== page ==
6. Glances and third-party apps can be slow, especially when fetching location data
  7. The motion detectors for waking the display on arm movement can be unreliable, at times the movement needs to be exaggerated
  8. Cool, fun but incomplete activity tracking
  9. You probably shouldn’t buy version 1 of the Apple Watch, but the concept is very promising

But if you really want to read one or two, here are the better reviews I’ve read today:

❯ Joshua Topolsky’s review for Bloomberg Business

❯ John Gruber’s opinion at Daring Fireball

❯ Farhad Manjoo writes an insightful and positive review for the NYT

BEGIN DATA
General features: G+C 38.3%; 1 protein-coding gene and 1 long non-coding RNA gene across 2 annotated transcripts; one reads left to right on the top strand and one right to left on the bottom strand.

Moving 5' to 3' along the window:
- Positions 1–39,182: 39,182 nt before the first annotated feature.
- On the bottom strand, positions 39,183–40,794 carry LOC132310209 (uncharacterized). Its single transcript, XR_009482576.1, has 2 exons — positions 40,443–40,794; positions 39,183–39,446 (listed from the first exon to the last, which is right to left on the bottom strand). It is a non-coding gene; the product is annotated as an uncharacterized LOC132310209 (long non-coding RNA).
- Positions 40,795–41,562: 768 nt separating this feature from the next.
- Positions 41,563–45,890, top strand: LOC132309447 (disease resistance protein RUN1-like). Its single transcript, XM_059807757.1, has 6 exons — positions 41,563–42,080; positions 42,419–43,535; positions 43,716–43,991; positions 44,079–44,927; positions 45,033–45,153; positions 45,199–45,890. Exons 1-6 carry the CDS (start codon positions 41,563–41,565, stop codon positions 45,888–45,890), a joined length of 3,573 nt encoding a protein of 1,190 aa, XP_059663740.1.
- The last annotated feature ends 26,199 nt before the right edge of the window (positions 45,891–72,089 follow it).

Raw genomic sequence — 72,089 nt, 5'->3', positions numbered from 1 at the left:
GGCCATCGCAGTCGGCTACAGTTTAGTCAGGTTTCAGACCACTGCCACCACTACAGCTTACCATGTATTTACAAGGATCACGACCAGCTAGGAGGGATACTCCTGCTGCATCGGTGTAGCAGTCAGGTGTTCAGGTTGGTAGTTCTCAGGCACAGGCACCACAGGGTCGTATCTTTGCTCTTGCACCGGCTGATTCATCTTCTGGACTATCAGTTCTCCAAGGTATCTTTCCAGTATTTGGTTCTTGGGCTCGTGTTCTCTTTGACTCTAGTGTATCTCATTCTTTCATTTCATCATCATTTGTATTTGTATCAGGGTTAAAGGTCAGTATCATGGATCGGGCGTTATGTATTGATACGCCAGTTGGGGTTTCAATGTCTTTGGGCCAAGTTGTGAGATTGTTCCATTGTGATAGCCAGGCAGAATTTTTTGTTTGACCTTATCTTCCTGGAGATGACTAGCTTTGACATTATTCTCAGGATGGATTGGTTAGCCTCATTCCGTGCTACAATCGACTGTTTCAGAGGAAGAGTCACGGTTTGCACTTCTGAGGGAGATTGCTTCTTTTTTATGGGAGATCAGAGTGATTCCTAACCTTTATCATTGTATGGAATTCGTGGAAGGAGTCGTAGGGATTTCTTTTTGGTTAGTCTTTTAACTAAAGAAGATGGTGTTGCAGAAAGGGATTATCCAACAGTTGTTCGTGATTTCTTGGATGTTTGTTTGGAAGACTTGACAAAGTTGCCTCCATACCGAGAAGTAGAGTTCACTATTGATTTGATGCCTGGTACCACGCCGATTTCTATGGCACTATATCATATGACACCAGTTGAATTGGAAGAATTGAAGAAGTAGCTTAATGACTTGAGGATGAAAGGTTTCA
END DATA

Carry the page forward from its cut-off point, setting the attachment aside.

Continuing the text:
❯ Ben Bajarin provides some pretty optimistic big picture stuff

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New Apple TV Will Not Support 4K Video Streaming

John Paczkowski, with yet another Apple TV scoop:

Sources in position to know tell BuzzFeed News that the 4th generation Apple TV will not initially support 4K video — a newer high-definition video resolution that delivers a more detailed, immersive picture. “4K is great, but it’s still in its infancy,” said one source familiar with Apple’s thinking.

My guess is that the next-generation Apple TV won’t ship with the A8, either. Apple is going to try to keep the entry-price as low as possible, and packaging the set-top box with a previous generation chip wouldn’t hurt. Besides, if it won’t stream 4K video, what’s the point in having the high-end, more expensive chip?

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Weekend Digest 1

❯ The Ten Commandments of Sushi